By: Mark Pomerleau How can the Defense Intelligence Agency ensure its staff members can effectively communicate in the everyday environments of far-flung places without sending them into potentially risky situations? Agency leaders are hoping the answer to improve foreign language training is just a computer away. In a sources sought notice issued in late December, the agency said virtual, augmented and mixed reality provides a safer means for trainees to be fully immersed in areas where they might one day be sent on assignment but that are too dangerous to visit for training purposes. “The risk of traveling overseas is always a main concern when considering the safety of intelligence officers, especially those who have language skills or specialize in regions of high risk,” the notice reads. “The use of VR for language training would allow these DIA employees to enter a VR scenario in which they, for example, would practice their language skills (e.g., Russian, Chinese, Arabic, etc.) without having to actually travel to these high-risk environments. By using VR as a language training tool, DIA can offer its officers an immersive language experiences while also maintaining their safety.” These scenarios will be relevant to the curricula in multiple languages and could help improve language learning and cultural sensitivity. The potential contractor will initially develop scenarios in Russian with Chinese and Egyptian Arabic as options. Additionally, the contractor must develop an environment that includes interaction in a large apartment, a small grocery store, a café, a small park with vendor kiosks, community markets, realistic historical locations and a 4x4 block section of a city environment. In-country immersions will also have to be incorporated. The user will face situations that include social pressures such as making friends, avoiding embarrassment or offending others, as well as real-world noise, such as background conversations or street sounds, exposure to a variety of accents and slang. The agency's hope is that users will get a better understanding of the stress of the situation and the experience of being bombarded by foreign language at speed. https://www.c4isrnet.com/it-networks/2018/12/27/how-dia-can-recreate-the-stress-of-learning-in-a-foreign-country/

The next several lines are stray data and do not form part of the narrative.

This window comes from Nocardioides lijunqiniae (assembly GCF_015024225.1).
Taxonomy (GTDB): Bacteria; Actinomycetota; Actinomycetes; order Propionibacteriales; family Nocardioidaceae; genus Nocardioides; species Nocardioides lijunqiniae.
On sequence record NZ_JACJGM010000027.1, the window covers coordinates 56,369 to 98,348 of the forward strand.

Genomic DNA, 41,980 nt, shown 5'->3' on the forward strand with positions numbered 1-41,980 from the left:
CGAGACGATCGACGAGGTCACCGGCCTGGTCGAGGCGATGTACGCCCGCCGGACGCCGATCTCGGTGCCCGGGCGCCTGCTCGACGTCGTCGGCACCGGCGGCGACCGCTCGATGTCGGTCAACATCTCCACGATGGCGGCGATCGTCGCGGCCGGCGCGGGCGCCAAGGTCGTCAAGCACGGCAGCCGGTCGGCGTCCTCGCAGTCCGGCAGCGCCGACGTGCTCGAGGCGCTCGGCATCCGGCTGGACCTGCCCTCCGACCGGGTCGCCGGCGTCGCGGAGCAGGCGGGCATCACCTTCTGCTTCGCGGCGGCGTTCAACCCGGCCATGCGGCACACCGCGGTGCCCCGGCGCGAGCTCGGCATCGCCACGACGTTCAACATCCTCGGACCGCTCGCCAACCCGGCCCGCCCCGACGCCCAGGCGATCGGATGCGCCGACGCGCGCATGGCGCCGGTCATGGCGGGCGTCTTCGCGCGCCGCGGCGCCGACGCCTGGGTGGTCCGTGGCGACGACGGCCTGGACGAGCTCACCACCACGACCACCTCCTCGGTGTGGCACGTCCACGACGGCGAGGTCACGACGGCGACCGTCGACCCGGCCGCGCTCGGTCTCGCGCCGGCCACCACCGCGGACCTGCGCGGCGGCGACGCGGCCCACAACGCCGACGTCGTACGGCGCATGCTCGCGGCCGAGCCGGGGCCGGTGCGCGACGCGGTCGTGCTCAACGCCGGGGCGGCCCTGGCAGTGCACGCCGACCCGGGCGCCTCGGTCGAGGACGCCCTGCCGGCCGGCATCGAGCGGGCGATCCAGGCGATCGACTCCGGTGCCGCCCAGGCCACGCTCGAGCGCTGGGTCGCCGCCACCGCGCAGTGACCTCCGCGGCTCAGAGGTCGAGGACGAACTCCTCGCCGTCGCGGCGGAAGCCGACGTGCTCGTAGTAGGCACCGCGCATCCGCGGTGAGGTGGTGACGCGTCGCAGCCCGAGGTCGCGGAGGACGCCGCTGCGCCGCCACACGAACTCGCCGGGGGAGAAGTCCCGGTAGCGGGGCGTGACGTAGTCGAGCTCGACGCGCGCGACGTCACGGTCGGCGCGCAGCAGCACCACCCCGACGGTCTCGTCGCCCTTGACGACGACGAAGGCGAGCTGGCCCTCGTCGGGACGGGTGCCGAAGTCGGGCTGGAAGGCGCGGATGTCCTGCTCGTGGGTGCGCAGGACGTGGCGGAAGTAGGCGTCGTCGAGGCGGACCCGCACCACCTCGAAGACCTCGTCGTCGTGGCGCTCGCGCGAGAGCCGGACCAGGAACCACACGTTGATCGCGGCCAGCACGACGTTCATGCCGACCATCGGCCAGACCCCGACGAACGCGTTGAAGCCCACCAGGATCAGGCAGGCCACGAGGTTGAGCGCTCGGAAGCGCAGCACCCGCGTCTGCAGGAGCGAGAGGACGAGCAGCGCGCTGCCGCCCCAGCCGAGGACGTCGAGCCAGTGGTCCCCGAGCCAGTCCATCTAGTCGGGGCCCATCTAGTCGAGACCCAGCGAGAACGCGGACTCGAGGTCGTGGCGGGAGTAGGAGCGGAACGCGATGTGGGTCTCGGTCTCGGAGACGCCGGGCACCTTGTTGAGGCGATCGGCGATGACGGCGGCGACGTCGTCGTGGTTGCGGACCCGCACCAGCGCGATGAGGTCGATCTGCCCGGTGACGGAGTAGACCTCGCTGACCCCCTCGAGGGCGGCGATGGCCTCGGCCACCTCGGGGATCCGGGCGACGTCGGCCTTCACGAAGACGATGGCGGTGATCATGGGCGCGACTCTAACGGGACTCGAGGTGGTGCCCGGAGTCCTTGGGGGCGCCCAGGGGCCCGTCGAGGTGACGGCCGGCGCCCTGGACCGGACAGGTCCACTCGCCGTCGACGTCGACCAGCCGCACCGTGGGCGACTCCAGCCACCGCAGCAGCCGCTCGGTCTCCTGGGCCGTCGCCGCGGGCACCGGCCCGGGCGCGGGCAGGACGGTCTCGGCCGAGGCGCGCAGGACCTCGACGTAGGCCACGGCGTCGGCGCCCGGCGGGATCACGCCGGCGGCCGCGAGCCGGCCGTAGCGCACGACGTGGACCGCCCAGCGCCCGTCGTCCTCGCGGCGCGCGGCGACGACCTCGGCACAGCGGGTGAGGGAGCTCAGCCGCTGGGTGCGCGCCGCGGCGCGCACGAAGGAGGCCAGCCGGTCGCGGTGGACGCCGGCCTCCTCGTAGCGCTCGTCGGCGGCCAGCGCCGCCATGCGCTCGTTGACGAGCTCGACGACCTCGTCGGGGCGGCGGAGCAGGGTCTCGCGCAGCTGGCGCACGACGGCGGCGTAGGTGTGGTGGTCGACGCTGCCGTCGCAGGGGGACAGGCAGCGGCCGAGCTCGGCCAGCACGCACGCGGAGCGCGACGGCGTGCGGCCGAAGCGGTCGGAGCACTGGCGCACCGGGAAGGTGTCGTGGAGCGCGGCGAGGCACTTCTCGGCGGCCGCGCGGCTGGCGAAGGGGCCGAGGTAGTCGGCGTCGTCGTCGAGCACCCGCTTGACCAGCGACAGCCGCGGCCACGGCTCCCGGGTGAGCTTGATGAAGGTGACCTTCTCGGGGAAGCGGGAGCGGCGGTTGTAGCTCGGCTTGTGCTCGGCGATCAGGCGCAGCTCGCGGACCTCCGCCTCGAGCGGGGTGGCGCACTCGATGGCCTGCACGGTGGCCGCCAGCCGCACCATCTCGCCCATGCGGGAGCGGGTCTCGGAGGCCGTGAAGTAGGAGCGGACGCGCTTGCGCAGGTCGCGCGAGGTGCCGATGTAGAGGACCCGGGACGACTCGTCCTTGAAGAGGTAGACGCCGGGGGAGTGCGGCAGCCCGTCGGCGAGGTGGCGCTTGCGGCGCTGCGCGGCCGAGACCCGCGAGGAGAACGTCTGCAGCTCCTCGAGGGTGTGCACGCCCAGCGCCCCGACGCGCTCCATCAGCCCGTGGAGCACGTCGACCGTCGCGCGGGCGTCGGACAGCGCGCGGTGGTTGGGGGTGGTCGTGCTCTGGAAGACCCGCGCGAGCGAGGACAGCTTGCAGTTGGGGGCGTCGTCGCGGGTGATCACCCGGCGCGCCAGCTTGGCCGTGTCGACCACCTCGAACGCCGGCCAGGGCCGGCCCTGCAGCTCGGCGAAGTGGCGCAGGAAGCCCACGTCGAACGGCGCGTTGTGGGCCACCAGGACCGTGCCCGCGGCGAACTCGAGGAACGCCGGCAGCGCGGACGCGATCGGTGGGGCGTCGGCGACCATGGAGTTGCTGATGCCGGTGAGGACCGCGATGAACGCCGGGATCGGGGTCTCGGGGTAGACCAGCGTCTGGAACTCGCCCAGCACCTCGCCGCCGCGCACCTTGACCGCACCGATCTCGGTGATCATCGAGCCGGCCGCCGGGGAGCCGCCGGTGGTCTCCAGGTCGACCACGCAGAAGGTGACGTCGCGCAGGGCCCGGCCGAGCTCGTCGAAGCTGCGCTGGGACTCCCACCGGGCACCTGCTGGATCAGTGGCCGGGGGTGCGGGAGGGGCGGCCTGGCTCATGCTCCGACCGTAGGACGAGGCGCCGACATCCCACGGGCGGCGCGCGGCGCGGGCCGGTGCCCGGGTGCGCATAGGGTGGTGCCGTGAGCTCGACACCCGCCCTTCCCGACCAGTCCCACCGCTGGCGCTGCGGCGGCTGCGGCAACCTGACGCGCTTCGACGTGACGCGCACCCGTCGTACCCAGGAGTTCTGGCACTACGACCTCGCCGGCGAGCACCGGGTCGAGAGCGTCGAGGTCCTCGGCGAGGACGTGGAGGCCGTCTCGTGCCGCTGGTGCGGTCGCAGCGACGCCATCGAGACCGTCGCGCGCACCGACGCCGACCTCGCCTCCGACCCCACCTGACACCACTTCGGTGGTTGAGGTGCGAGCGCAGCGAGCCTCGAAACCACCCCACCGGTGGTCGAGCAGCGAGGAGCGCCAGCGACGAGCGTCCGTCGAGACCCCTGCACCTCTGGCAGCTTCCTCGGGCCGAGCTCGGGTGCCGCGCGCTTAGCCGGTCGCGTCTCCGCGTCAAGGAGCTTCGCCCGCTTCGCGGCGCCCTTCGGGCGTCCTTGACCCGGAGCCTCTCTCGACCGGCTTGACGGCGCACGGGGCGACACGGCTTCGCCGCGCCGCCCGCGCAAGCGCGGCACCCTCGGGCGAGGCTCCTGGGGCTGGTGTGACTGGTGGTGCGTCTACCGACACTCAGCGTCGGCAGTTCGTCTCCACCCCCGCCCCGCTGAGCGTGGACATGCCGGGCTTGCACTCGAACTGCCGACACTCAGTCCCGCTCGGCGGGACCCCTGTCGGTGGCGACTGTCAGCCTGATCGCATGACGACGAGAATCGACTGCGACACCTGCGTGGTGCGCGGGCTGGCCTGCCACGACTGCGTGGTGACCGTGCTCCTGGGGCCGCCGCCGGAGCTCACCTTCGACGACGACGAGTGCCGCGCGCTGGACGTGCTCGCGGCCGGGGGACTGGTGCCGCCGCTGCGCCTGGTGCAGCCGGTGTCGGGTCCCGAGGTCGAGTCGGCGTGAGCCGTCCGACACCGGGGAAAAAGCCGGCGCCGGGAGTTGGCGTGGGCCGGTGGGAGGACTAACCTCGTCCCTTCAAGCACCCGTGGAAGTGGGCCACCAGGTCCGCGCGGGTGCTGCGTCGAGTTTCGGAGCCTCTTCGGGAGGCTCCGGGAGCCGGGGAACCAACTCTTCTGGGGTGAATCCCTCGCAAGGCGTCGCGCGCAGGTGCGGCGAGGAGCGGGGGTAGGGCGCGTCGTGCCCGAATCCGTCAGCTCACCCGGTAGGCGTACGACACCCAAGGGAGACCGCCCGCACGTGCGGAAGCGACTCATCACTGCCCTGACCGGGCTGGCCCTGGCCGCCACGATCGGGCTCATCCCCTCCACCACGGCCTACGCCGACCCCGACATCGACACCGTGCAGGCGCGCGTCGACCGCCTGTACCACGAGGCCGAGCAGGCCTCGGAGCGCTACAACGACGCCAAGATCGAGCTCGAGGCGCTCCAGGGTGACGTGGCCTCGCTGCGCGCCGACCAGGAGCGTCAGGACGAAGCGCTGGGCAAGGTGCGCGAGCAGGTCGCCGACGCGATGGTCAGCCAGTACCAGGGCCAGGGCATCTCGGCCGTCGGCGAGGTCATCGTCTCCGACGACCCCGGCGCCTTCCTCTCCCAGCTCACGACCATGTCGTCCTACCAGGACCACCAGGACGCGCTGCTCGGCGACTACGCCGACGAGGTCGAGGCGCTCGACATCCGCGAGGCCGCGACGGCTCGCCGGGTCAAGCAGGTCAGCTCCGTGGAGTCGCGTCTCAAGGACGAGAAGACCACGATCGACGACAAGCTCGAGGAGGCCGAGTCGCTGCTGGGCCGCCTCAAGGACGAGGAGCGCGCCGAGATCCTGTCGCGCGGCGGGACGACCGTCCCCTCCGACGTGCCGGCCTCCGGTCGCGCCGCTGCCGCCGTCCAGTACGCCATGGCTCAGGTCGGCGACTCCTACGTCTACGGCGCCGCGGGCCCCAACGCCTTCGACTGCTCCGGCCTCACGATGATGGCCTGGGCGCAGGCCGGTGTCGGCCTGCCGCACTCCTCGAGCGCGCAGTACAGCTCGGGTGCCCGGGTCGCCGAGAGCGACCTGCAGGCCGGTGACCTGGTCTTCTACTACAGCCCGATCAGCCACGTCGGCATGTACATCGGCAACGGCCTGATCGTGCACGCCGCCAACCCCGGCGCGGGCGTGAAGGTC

• Des F-18 Hornet australiens également livrés en Ukraine ?